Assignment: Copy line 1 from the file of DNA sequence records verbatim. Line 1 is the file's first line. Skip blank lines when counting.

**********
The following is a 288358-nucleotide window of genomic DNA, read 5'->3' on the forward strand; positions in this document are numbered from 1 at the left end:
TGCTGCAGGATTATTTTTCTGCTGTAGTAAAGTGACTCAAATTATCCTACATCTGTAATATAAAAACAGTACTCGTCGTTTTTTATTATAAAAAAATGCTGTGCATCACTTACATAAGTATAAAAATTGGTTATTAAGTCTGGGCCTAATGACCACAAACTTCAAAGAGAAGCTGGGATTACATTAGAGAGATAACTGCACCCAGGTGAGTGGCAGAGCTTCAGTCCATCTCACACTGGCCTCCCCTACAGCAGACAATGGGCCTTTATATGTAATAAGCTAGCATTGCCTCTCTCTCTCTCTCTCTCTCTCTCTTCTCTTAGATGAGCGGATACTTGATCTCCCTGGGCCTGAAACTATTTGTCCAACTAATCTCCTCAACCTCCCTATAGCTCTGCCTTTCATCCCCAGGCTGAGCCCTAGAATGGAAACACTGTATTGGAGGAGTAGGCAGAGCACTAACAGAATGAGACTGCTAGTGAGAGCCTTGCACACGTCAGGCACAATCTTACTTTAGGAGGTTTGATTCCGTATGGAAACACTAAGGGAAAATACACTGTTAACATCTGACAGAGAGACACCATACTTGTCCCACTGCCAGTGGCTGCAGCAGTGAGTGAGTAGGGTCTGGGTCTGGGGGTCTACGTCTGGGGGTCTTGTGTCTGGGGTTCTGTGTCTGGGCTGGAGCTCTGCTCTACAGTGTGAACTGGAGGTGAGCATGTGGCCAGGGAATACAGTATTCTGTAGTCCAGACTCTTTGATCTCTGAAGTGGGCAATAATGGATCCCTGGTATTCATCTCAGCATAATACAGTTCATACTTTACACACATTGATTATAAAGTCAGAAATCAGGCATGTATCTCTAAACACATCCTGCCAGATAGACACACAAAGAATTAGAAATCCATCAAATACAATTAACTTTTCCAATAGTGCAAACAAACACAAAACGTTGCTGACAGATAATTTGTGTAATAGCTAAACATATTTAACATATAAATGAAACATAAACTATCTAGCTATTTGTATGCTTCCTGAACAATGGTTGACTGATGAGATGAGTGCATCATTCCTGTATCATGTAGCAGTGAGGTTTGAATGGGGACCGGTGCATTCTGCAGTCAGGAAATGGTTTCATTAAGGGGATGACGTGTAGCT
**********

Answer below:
The following is a 288358-nucleotide window of genomic DNA, read 5'->3' on the forward strand; positions in this document are numbered from 1 at the left end: